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Year : 2020  |  Volume : 4  |  Issue : 2  |  Page : 87-92

Osteoarthritis patients' preoperative perceptions about total knee replacement

1 Department of Surgery, King Abdullah Research Center, King Saud bin Abdulaziz University for Health and Sciences, King Abdulaziz Medical City, Riyadh, Kingdom of Saudi Arabia
2 Department of Orthopedic, College of Medicine, King Saud Bin Abdulaziz University for Health and Sciences, Riyadh, Kingdom of Saudi Arabia

Correspondence Address:
Dr. Abdullah N Al-Qahtani
College of Medicine, King Saud Bin Abdulaziz University for Health Sciences, Riyadh
Kingdom of Saudi Arabia
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Source of Support: None, Conflict of Interest: None

DOI: 10.4103/jmsr.jmsr_114_19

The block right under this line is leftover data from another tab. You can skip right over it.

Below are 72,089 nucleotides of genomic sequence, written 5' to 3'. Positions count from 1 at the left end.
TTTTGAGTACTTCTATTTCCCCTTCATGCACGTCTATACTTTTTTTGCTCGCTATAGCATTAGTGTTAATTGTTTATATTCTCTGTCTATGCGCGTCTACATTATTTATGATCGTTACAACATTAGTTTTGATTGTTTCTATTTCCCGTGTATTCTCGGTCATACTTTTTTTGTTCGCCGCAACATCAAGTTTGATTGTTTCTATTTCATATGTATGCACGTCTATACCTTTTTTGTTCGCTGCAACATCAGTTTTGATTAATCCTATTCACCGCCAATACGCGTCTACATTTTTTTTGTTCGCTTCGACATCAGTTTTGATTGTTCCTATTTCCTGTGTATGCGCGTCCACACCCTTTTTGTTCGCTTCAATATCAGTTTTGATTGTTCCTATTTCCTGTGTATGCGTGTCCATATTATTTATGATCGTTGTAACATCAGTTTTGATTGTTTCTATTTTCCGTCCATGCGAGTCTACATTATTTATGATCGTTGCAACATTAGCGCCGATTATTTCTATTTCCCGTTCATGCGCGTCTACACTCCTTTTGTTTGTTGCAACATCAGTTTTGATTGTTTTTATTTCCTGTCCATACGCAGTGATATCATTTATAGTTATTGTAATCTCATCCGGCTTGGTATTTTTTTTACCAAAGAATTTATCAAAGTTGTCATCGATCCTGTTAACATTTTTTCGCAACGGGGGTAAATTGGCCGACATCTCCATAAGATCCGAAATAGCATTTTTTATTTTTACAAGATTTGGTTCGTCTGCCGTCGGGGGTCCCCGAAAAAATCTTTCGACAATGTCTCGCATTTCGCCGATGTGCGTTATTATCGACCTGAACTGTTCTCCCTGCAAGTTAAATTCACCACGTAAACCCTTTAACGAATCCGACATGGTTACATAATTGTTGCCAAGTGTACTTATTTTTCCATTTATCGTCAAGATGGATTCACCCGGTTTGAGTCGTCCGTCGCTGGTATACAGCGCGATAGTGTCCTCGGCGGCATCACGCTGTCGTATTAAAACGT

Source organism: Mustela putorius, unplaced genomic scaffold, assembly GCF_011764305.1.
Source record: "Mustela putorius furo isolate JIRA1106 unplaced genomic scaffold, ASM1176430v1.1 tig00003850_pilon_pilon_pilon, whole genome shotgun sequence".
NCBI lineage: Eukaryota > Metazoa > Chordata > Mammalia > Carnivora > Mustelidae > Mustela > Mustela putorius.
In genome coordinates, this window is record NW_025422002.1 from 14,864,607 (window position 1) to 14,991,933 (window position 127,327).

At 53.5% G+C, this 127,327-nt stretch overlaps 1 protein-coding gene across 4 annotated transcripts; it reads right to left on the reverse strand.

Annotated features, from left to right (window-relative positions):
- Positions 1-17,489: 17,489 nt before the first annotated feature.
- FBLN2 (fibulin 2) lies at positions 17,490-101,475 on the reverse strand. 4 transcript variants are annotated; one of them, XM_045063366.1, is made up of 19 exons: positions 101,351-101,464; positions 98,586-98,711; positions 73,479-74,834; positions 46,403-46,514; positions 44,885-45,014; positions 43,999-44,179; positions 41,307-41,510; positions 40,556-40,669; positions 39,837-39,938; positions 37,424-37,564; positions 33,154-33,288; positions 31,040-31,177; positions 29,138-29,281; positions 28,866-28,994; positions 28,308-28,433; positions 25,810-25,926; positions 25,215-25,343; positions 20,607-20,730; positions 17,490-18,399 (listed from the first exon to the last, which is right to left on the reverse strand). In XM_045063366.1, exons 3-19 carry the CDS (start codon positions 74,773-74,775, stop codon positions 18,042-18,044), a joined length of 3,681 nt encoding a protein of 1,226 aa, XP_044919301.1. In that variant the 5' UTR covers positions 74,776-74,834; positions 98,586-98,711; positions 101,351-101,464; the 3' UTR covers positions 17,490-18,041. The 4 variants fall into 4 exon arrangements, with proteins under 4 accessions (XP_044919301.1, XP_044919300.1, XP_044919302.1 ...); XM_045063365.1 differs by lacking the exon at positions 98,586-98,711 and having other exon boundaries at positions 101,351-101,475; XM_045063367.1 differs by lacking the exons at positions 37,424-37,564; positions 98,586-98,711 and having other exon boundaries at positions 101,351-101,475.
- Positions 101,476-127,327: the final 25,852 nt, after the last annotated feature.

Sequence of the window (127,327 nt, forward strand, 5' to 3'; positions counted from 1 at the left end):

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Objectives: Many patients with knee osteoarthritis refuse to undergo total knee replacement (TKR) and would rather tolerate the symptoms. This study aimed to collect information that described patients' perceptions of TKR and to identify factors that influenced decision-making about TKR and other available treatment options. Methods: This descriptive cross-sectional study was conducted in a hospital's orthopedic outpatient clinic. The study began in 2018 and used a self-administered questionnaire that comprised 16 questions and four domains, namely, activity expectations, current difficulties, expected complications, and general health. The questionnaire was completed by patients who had been advised to undergo TKR, who were aged ≥30 years, and who could read and understand Arabic. Patients with histories of orthopedic surgery were excluded. Results: A total of 362 patients participated in the study. The level of education was significantly associated with activity expectations (P < 0.025) and current difficulties (P < 0.012) negatively. The body mass index (BMI) was significantly associated with current difficulties (P < 0.002) and general health (P < 0.001). Age, gender, and marital status were not associated with the questionnaire's domains. Conclusion: The BMI and the level of education affected patients' perceptions of TKR. Low levels of expectation in relation to surgery impact upon patients' decision-making processes and could affect their quality of life.

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